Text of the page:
As expected, Fletcher advanced to third. The centerfielder – George Springer’s – play was to throw to second. The theory is that a good throw will keep the runner on first in so doing, avoiding a second player in scoring position. Most runners understand the theory and assume that they won’t get to second safely. Instead, they proceed halfway and then go back to the safety of first when the throw is made. Not Trout. He sprinted and slid headfirst into second, beating the throw.
Did it mean anything? Not really. The Astros retired the next couple of hitters, no runs scored, and they came from behind to win 10 to 4. But it happened, and it’s why we watch. It’s why everyone should watch.
There are the players we wish we saw or at least wish we remembered seeing. I barely remember Clemente, Mays or Mantle, even though I saw them and I never saw Joe DiMaggio or Jackie Robinson. I am just a little too young to have experienced their greatness and I regret it. In the future, people will wish they saw Mike Trout. You don’t want to be one of them.
Along Came Andrelton Simmons
On Thursday, it was Andrelton Simmons’ play that I will always remember. Simmons also seems to fly under the radar. Only devoted fans know of his prowess. I assume that he might be more popular if he still played in Atlanta. The issues with his popularity are the same as Trout’s.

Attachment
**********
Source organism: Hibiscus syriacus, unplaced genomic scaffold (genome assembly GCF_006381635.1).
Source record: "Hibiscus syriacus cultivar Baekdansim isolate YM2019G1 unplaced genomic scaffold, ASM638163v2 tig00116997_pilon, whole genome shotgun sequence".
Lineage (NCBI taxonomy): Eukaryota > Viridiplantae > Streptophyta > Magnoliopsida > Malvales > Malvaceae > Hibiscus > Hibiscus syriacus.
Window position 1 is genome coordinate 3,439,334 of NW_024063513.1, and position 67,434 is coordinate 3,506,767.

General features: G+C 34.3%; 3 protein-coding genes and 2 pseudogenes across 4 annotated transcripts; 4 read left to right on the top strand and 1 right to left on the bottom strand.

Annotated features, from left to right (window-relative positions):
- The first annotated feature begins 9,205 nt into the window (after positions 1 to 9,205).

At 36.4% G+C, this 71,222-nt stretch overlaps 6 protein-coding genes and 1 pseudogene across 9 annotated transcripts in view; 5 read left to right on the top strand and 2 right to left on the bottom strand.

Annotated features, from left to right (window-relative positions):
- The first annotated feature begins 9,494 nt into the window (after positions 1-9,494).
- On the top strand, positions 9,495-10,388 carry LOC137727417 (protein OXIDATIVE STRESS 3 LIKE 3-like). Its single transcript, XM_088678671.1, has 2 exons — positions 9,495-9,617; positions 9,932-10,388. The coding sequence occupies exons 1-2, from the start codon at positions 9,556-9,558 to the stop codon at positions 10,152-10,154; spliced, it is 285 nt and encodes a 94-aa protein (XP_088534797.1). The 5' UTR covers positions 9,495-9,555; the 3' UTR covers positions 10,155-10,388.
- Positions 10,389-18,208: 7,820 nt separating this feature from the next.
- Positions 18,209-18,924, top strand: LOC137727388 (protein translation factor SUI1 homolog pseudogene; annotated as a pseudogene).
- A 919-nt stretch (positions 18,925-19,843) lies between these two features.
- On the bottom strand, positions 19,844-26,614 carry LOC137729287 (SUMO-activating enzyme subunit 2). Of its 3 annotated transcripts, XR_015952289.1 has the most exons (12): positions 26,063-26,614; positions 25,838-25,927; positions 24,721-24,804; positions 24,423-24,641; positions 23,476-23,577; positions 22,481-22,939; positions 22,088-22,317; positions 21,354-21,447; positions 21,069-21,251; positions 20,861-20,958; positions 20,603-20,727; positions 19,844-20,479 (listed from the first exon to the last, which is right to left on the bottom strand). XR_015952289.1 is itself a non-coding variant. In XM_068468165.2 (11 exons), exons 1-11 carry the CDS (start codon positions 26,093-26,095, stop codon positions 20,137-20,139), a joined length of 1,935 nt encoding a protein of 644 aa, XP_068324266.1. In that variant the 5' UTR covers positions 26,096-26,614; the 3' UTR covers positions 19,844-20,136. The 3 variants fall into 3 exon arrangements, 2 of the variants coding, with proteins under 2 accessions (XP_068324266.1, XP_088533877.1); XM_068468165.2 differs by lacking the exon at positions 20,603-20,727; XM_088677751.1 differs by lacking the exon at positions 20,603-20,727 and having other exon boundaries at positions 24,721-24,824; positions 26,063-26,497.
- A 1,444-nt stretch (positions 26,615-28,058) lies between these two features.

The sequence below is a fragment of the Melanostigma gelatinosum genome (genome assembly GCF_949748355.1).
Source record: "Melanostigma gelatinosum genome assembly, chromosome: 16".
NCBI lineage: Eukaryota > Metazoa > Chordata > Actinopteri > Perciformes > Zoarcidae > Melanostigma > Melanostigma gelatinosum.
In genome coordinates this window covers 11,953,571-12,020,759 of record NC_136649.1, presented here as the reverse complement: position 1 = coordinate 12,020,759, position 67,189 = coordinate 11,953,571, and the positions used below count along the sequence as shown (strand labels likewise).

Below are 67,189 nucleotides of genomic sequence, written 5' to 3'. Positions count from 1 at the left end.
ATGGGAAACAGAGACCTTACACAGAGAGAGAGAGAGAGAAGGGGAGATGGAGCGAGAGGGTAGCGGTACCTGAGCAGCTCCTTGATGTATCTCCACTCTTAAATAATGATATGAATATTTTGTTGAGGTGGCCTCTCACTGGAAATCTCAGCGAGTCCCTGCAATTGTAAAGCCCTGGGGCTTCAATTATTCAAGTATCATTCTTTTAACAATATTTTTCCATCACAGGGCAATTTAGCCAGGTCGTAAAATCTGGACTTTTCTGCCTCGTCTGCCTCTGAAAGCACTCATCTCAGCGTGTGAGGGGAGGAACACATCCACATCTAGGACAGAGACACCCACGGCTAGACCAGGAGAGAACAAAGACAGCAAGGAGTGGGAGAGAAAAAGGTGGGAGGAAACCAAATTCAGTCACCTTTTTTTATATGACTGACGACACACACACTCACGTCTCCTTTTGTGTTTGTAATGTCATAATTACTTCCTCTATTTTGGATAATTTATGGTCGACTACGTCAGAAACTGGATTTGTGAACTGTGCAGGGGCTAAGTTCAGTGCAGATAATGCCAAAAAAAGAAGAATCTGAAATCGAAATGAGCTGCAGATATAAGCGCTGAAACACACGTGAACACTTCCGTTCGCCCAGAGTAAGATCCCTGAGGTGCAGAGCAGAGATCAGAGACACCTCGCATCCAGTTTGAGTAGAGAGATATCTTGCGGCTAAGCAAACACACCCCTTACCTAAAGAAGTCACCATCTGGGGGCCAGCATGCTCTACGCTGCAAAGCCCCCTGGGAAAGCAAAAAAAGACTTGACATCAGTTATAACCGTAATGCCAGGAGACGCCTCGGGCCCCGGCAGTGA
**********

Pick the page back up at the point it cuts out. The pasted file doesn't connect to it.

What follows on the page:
However, Simmons is one of the best shortstops in the game. MLB The Show ranks him the 4th best shortstop in baseball 9. He’s astute and very talented. He displayed both facets in one play on Thursday night.
In the top of the sixth, the Angels were ahead by a seemingly comfortable margin of four runs, 5 -1. However, Eric Sogard led off the inning with a walk and scored when Randall Grichuk doubled. Then Justin Smoak walked.
So, there was one out, and Brandon Drury representing the tying run was at bat. Moreover, pitcher Tyler Skaggs was faltering and the team needs someone to “step up.” Drury lofted a short fly toward second base. It wasn’t high enough to be considered an out under the infield fly rule. The expectation was that Simmons would catch the ball and record the second out with no runners advancing.
Instead, Simmons let the ball hit the ground and then pop into his glove. He quickly stepped on second to force the runner on first out. He then chased the man on second into a rundown for a fantastic double play.
Some shortstops would have thought to let the ball drop, but don’t have the skill to turn that double play. Others have the talent but wouldn’t have thought to do it. Simmons is unique, he did both.